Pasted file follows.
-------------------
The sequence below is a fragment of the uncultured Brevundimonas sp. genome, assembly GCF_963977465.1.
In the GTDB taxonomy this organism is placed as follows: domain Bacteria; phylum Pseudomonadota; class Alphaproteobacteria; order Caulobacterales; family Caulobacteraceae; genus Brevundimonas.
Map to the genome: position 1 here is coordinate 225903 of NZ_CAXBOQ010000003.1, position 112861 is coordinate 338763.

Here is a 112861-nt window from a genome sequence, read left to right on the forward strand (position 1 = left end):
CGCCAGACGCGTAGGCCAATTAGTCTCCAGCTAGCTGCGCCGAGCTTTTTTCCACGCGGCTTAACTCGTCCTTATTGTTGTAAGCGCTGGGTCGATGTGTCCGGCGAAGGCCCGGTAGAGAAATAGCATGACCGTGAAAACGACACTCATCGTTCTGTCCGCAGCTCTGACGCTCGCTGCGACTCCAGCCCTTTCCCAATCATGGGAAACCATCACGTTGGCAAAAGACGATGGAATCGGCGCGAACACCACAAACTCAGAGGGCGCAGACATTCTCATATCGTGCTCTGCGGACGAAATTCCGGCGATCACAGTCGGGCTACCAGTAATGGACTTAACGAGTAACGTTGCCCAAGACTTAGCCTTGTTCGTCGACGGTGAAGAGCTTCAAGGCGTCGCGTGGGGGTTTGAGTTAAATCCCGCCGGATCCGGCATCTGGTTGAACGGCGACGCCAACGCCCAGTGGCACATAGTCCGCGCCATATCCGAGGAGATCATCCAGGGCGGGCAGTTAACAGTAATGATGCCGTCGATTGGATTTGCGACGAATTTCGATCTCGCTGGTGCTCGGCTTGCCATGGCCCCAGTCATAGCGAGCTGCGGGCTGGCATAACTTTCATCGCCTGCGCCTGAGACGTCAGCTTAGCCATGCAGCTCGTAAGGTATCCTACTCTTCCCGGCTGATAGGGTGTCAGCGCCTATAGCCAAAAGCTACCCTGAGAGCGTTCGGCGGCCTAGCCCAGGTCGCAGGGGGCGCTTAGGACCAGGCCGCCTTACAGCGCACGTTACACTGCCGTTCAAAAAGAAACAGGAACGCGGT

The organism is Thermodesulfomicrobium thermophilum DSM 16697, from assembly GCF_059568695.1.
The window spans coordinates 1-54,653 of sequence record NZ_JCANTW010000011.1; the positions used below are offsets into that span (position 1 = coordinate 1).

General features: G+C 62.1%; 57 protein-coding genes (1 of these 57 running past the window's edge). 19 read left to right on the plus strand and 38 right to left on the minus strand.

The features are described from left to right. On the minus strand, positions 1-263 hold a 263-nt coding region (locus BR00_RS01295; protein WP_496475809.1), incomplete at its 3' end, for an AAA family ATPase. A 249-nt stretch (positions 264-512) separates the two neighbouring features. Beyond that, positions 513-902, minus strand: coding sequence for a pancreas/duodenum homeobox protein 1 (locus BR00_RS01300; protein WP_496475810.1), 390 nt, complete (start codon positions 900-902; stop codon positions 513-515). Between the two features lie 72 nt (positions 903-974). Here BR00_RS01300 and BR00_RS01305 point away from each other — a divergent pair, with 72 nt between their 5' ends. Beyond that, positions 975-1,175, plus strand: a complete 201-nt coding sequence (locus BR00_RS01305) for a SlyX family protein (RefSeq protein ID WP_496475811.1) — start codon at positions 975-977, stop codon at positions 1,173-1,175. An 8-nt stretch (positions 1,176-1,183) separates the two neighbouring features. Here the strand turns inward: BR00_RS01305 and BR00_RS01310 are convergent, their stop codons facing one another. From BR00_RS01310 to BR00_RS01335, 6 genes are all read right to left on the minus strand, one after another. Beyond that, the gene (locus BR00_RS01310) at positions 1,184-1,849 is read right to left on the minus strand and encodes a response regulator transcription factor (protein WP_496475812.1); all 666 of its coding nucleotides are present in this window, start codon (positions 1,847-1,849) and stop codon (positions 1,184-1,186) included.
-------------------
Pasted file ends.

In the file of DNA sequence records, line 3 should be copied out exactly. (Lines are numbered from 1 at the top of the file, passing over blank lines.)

Map to the genome: position 1 here is coordinate 225903 of NZ_CAXBOQ010000003.1, position 112861 is coordinate 338763.